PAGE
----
Circle the wagons! Here come Case Ootes

a question of urban design
Cranston Thirwell III reporting:

Everyone by now knows about Councillor Case Ootes‘s [rhymes with “odious” –ed.] sad decline. From his role as the man behind Toronto city hall’s throne just two terms ago, when as Deputy Mayor he administered day-to-day operations for Mayor Mel Lastman, Ootes has been, shall we say, “distracted” from the role that should have been his: Mr. Behind-the-scenes Operator running Toronto.

Instead he’s become Mr Magoo.
letter to the \"ad\" itor?

To say any particular act “caused” his fall would be an overstatement, but in fact the distraction, early on, took a predictable turn. Much like the “Clown Army” role in distracting the police at the G8 events (to allow hard-core protesters to get closer to the criminals inside the fences), the issues surrounding bicycle infrastructure and its promotion in the City of Toronto have been used to distract Sr. Ootes from his more nefarious duties. The result of this distraction has been the creation of a vacuum at the right wing of city hall, and the elevation of a crowd of so-called “progressives” to the reigns of power.

Fact is, no one’s minding the proverbial shop. Not that it’s meant the “progressives” have accomplished much.

But Ootes exemplifies the “lame duck” role: a man who quacked to power with just 20 votes in the last election–the smallest majority in the history of Toronto politics–and who no one expects to stick around for another drubbing.

So it comes as no surprise that Ootes is carving a path for his retirement. Just what form that retirement will take is not hard to predict: Ootes will buy a Winnebago and use it to burn up some of the planet’s remaining fossil fuels as he tours the continent. But where will he park while in Toronto? Because for sure the tony cul-de-sac off Taylor Creek Ravine won’t permit his monster truck a parkplatz.

It’s no doubt in fantasizing about the RV home he hopes to use for his farewell cruise into the sunset that Ootes hit upon a problem. Here in Toronto, there isn’t really any respect for the RV classes. If fact, in all the city the archaic behemoths are welcome only at one “park:” the Glen Rouge campground, far to the east, in ward 44, home of councillor Ron Moeser. A friend of ours who bicycled to the Rouge park for a relaxing hike along the river found the route there a dangerous sewer of cars, and it’s hard to see even a confirmed carhead like Sr. Ootes happy with the commute (for his is likely to be one of those ridiculous get-ups you see where the RV is towing a small car for the local jaunts).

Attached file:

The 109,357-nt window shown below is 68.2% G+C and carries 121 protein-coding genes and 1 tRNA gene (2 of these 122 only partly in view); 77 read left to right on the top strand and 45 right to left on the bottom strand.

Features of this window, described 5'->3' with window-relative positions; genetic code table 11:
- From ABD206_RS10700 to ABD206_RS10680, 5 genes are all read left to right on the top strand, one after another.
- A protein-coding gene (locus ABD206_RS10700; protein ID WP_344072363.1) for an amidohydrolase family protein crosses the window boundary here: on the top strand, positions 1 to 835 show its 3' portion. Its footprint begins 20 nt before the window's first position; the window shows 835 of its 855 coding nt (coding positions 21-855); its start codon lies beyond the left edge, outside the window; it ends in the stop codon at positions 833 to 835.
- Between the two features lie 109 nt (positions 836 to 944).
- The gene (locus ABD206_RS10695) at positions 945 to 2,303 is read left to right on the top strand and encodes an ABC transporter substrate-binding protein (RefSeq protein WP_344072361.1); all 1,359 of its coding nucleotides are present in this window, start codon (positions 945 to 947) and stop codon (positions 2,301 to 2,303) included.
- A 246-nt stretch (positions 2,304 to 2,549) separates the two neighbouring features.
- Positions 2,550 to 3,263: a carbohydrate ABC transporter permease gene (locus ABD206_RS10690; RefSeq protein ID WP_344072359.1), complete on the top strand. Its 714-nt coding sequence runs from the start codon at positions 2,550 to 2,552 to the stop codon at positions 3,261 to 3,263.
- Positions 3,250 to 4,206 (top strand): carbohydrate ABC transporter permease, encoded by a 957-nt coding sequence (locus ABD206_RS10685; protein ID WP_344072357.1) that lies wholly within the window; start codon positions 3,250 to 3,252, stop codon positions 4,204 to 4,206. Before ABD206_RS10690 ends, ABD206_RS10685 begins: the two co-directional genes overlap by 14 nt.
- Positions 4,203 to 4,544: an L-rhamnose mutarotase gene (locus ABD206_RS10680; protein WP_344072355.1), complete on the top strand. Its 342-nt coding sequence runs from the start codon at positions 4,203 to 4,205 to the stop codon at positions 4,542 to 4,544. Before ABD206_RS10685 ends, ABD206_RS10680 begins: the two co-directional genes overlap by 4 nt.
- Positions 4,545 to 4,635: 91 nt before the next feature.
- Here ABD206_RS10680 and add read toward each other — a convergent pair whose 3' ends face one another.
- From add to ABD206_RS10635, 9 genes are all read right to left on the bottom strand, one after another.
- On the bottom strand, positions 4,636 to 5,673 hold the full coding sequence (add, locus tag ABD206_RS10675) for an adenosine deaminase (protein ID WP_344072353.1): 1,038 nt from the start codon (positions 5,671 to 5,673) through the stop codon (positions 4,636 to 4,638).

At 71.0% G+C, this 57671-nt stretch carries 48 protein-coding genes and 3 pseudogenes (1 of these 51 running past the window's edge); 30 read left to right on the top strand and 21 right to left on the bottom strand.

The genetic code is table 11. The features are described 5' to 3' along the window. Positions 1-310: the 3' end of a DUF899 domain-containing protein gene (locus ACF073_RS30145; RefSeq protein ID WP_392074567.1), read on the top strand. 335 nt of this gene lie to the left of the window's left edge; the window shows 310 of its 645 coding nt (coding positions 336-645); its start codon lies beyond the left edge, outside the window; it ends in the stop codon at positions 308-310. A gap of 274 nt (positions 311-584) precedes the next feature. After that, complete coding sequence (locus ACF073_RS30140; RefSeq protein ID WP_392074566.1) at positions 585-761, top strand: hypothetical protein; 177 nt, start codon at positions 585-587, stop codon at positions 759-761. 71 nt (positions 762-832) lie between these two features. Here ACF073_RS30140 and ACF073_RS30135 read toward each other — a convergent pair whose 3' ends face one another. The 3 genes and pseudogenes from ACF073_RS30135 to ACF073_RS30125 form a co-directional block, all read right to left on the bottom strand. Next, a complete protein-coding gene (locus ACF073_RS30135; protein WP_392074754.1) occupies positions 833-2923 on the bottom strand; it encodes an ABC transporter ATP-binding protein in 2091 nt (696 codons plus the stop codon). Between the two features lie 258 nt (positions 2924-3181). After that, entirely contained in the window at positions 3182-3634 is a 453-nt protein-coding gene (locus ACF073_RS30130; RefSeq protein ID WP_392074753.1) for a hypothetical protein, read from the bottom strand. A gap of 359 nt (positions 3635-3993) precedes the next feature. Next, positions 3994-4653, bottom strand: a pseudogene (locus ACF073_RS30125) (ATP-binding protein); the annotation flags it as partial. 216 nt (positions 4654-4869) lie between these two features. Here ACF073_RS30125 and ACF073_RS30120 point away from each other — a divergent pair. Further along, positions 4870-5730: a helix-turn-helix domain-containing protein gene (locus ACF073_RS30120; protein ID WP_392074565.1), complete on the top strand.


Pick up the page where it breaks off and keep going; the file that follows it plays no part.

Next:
Now for Ootes, as for most of us, the personal is political: just as he helped his son the motorcyclist by arranging for motorcycles to park for free on city streets and sidewalks (and is currently striving for motorcycles to be permitted on HOV commuter lanes), he is also struggling with the city to arrange for the subsidised creation of an RV park on public lands closer to the downtown core.

This past week he experienced a minor setback in this quest; this time it was Toronto’s economic development corporation (TEDCO) that shot him down.

We know Ootes; he is a tenacious brute and not for long will this setback slow him down. We know this isn’t the last of his RV fantasy we will hear of. It’s true that no RV campsite is to be allowed at the Exhibition parking lot or at Parc Downsview Park, but there are other open spaces around town. Lots of them.

In fact the Governor’s Bridge Ratepayers Association, the bosses of them plywood mansions what gave Ootes his 20-vote boost to power in the last election, can expect a call from Sr. Odious in the near future.

Ootes to aide: “Get George V. Hughes or Mary McDonald Maude on the line, wouldya? It’s payback time. That Nesbitt Park thingie’s basicaly empty after all.”

RV park shot down by economic development committee:

RV owners will have to park elsewhere
RV owners will have to park elsewhere
Plan to create a local RV site shot down at committee
June 7, 2007 05:12 PM

Creating a resort for recreational vehicles in the absence of a development application isn’t a priority for the city, members of Toronto’s Economic Development Corporation (TEDCO) agreed Thursday.
“I don’t believe this is a core function of the city to provide an RV site,” committee chair and Ward 27 (Toronto Centre-Rosedale) Councillor Kyle Rae said, noting that no one has come forward and proposed such a project.

“The concept needs to have legs first,” said Rae, who told his colleague he’d be prepared to consider an application if someone was interested in developing a park here.

Ward 29 (Toronto-Danforth) Councillor Case Ootes, who raised the concept, argued that an RV park has great tourism potential for the city.

“There are millions of RV users in North American that simply don’t come to Toronto because there is no place for them to park their vehicles,” he said.